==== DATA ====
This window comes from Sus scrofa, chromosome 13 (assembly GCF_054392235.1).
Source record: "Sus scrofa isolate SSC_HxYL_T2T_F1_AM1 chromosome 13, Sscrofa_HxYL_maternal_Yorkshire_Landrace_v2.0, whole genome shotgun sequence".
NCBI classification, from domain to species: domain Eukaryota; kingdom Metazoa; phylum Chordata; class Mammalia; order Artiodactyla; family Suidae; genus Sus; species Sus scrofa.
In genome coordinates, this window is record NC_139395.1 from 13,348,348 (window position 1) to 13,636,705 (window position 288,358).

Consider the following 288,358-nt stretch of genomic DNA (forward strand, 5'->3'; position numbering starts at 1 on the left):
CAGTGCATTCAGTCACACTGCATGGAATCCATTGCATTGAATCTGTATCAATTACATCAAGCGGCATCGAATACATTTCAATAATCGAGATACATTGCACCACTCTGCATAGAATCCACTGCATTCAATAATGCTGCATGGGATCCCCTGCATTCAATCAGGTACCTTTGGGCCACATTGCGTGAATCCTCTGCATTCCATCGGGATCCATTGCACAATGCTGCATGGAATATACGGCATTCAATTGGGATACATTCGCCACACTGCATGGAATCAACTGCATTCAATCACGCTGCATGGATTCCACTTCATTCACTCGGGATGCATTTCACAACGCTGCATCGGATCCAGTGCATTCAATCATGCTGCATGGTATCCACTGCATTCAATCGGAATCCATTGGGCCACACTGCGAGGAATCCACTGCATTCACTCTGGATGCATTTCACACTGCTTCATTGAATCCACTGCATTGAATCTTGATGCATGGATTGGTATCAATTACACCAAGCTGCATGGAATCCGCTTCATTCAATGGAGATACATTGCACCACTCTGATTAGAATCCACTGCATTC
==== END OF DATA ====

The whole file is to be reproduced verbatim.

This window comes from Sus scrofa, chromosome 13 (assembly GCF_054392235.1).
Source record: "Sus scrofa isolate SSC_HxYL_T2T_F1_AM1 chromosome 13, Sscrofa_HxYL_maternal_Yorkshire_Landrace_v2.0, whole genome shotgun sequence".
NCBI classification, from domain to species: domain Eukaryota; kingdom Metazoa; phylum Chordata; class Mammalia; order Artiodactyla; family Suidae; genus Sus; species Sus scrofa.
In genome coordinates, this window is record NC_139395.1 from 13,348,348 (window position 1) to 13,636,705 (window position 288,358).

Consider the following 288,358-nt stretch of genomic DNA (forward strand, 5'->3'; position numbering starts at 1 on the left):
CAGTGCATTCAGTCACACTGCATGGAATCCATTGCATTGAATCTGTATCAATTACATCAAGCGGCATCGAATACATTTCAATAATCGAGATACATTGCACCACTCTGCATAGAATCCACTGCATTCAATAATGCTGCATGGGATCCCCTGCATTCAATCAGGTACCTTTGGGCCACATTGCGTGAATCCTCTGCATTCCATCGGGATCCATTGCACAATGCTGCATGGAATATACGGCATTCAATTGGGATACATTCGCCACACTGCATGGAATCAACTGCATTCAATCACGCTGCATGGATTCCACTTCATTCACTCGGGATGCATTTCACAACGCTGCATCGGATCCAGTGCATTCAATCATGCTGCATGGTATCCACTGCATTCAATCGGAATCCATTGGGCCACACTGCGAGGAATCCACTGCATTCACTCTGGATGCATTTCACACTGCTTCATTGAATCCACTGCATTGAATCTTGATGCATGGATTGGTATCAATTACACCAAGCTGCATGGAATCCGCTTCATTCAATGGAGATACATTGCACCACTCTGATTAGAATCCACTGCATTC